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Mya Stone

S03.E02: Dead Man's Party

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My very least favourite storytelling device is drama driven by characters not talking to each other. When a whole load of angst happens because people who would normally talk to each other don't, I just hate it. Presumably over the summer Giles would have filled in Joyce on everything from S1&2 that she needed to know. Maybe not the events of Prophecy Girl as that as that would be too much at that point. But about everything with Angel, what Buffy has been going through since he turned including her guilt at not having killed him before he killed Jenny. That when Buffy said she needed to go save the world, again, she was being literal. Joyce would also have filled Giles in on everything that happened with Spike and between them Giles would come to understand the deal Buffy made to let Dru go and explained to Joyce how much that would have hurt her too. He and Joyce would have speculated on what happened and Joyce would have learned that Willow was trying to re-ensoul Angel.

So when Buffy showed up at the end of Anne, Joyce and Buffy would surely have sat down and Joyce would have let Buffy in on just how much she has come to understand. Then gotten Buffy to tell her exactly what happened after she left the house that night. Buffy, might have been reluctant initially but she would eventually have explained it all to Joyce. They would have reconciled much better at that point and Joyce would have called Giles, had him come over and either had Buffy explain to him what happened or explained it to him herself. Then either Buffy or Giles would have told the rest of the Scoobies. They would have sympathised, while also letting her know just how much it had hurt them that she hadn't gotten in touch. Xander's 'kick his ass,' comment would have come up and moved on from. Then over the next few days Willow would have told her how much she missed her friend while she went through her big changes over the summer but it wouldn't have been a recriminatory thing, just a truth that would help Buffy realise that even though she was hurting, her actions hurt the people who love her. And when Angel fell out of hell, Buffy would have been less inclined to hide him.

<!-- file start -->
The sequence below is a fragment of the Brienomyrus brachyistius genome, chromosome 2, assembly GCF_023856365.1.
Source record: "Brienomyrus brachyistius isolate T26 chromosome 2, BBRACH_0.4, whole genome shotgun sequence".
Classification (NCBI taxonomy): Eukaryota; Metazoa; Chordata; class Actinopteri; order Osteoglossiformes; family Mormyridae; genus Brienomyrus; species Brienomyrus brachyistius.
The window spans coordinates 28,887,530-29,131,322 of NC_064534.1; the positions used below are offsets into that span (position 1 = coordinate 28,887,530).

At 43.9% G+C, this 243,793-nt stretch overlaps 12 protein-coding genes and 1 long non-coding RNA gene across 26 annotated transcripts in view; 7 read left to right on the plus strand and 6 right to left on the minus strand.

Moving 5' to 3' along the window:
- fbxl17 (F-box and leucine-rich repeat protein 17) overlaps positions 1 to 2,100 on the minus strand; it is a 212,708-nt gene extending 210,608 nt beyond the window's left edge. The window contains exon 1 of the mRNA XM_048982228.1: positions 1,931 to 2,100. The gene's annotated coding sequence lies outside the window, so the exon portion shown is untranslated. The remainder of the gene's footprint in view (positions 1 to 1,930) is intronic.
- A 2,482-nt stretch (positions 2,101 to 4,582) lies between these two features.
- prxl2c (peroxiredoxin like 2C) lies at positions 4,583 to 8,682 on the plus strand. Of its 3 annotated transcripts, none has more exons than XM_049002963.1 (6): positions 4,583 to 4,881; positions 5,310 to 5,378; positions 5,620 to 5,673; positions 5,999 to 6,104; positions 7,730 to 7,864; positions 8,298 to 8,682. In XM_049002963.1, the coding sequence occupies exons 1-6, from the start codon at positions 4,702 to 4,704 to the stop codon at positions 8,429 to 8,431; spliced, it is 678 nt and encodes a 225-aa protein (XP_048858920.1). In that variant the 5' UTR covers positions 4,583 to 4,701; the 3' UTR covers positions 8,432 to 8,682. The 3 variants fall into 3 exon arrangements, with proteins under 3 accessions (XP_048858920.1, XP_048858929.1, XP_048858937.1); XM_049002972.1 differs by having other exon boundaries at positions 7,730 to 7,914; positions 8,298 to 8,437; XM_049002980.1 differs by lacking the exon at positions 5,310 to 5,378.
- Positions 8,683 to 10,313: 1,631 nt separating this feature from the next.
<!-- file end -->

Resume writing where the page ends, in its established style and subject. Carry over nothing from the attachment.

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5 hours ago, AllyB said:

Giles would come to understand the deal Buffy made to let Dru go and explained to Joyce how much that would have hurt her too.

This assumes that Joyce was paying close enough attention to Buffy and Spike's conversation to be able to tell Giles about the "deal".  Given that Joyce is completely confused about the whole "Slayer" concept and had never even heard of Drusilla, much less laid eyes on her, and given that Joyce is enjoying some…liquid therapy to help cope, I really doubt it.